Get to Know Our Coastal Community
Tucked between sweeping mountain valleys that stretch north across Canada’s border and rocky inlet shorelines marking the end of North America’s deepest fjord, Haines is a small coastal community deeply connected to the land and the people who choose to call it home.
LOCATION & THE LAND
The Haines area was originally settled by the Chilkat Tlingit people over 2,000 years ago.
Admired as a prosperous and powerful tribe, they leveraged the area’s location to trade goods throughout Interior Alaska and Canada. Originally named Deishú, Tlingit for “end of the trail,” Haines borough encompasses more than 2,000 square miles of land flanked by two state parks, 286,000-acres of State Forest and just 10 miles away – as the raven flies – from Glacier Bay National Park.
Situated near the end of North America’s deepest fjord and graced with stunning views of the Chilkat and Takshanuk Mountains, the atmosphere teems with unlimited potential for adventures in leisure and business pursuits. Glaciers and rivers wind themselves throughout the Chilkat Valley, providing the land with abundant waters that help sustain the community’s economy, culture, and quality of life.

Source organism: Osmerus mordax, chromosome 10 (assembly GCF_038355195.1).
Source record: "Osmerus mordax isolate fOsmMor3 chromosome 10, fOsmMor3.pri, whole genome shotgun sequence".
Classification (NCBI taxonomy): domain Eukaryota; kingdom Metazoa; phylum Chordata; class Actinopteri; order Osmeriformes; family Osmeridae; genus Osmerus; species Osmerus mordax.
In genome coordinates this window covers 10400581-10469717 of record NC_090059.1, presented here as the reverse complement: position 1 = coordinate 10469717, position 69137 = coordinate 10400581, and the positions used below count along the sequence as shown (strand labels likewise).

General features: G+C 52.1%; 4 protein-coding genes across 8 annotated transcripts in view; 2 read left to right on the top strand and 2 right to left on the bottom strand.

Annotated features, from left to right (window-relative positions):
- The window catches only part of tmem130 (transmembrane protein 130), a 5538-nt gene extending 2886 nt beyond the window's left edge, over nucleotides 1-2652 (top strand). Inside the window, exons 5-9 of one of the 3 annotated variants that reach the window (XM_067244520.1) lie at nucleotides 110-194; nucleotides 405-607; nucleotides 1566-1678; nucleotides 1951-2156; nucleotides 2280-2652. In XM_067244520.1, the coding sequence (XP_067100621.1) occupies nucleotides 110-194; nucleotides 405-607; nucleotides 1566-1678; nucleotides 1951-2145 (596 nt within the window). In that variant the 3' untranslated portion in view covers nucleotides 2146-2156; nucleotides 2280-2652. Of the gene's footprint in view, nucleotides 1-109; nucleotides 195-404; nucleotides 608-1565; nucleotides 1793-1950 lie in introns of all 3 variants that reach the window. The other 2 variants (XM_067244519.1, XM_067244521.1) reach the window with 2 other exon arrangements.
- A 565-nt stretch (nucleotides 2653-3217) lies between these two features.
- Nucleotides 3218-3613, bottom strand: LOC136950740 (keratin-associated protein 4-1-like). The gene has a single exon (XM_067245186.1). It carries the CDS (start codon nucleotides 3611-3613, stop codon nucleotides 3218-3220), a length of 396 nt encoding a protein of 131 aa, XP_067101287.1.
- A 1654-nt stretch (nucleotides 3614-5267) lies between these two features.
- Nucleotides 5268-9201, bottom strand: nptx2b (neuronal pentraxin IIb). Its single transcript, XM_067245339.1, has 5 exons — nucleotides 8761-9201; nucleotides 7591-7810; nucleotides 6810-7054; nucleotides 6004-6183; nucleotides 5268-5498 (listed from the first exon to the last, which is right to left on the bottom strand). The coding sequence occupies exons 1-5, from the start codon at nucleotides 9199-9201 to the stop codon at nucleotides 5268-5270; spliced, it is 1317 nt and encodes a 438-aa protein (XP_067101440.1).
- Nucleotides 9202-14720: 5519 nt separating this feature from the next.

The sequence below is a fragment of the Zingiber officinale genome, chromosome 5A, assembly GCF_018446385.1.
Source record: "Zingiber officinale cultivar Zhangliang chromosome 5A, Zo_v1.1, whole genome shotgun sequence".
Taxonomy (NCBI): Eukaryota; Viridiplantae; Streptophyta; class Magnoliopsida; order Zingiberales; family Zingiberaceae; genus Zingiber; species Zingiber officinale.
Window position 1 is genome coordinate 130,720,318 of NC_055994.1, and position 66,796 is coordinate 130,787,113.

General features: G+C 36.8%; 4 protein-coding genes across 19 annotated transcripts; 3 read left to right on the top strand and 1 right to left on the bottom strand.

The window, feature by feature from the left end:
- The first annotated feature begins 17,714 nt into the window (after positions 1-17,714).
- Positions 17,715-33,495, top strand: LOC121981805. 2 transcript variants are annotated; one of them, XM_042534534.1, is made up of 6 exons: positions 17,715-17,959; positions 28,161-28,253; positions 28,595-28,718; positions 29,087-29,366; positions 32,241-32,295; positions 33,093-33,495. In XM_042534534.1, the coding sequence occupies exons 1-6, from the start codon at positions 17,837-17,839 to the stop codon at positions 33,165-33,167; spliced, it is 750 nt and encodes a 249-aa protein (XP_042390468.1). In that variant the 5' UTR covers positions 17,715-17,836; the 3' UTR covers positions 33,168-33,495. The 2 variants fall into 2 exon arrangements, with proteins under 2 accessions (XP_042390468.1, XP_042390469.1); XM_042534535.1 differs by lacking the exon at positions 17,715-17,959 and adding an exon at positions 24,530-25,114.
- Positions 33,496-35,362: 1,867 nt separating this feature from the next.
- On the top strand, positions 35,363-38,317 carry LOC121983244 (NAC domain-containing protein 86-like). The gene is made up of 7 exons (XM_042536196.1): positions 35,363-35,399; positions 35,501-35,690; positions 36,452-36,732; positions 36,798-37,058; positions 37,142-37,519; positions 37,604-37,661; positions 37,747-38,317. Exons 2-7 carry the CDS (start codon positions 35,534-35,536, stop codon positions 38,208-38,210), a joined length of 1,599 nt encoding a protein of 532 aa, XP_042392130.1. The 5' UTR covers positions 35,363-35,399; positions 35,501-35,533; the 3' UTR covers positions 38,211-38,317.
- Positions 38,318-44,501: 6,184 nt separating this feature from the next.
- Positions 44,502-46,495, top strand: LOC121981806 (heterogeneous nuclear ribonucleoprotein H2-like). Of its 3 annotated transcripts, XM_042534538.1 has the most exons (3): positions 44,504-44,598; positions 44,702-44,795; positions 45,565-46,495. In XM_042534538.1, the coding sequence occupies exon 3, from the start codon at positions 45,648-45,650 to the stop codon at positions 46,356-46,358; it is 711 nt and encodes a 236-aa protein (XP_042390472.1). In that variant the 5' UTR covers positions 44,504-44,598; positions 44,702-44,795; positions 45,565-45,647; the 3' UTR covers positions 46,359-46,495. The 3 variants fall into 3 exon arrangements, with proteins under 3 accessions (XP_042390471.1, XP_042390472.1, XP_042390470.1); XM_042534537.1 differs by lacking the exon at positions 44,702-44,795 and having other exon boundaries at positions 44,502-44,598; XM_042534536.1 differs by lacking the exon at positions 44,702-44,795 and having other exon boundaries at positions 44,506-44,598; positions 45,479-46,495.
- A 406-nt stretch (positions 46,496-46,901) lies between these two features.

Haines residents enjoy access by land and sea, a rarity in Southeast Alaska. The 152-mile Haines Highway passes through the U.S.-Canadian border making it possible for residents to drive to larger Alaska cities like Fairbanks or Anchorage or get acquainted with neighbors in Canada’s Yukon and British Columbia territories. For travel within the Southeast region, the Alaska Marine Highway provides ferry routes year-round with direct connections to Haines from Skagway and Alaska’s capital city, Juneau.
WHAT DRIVES US
With access to fertile land, an ever-growing tourism industry, as well as commercial shrimp, crab and salmon fisheries, and locals who pull together to support small business, Haines’ diverse economy attracts people from all walks and stages of life.
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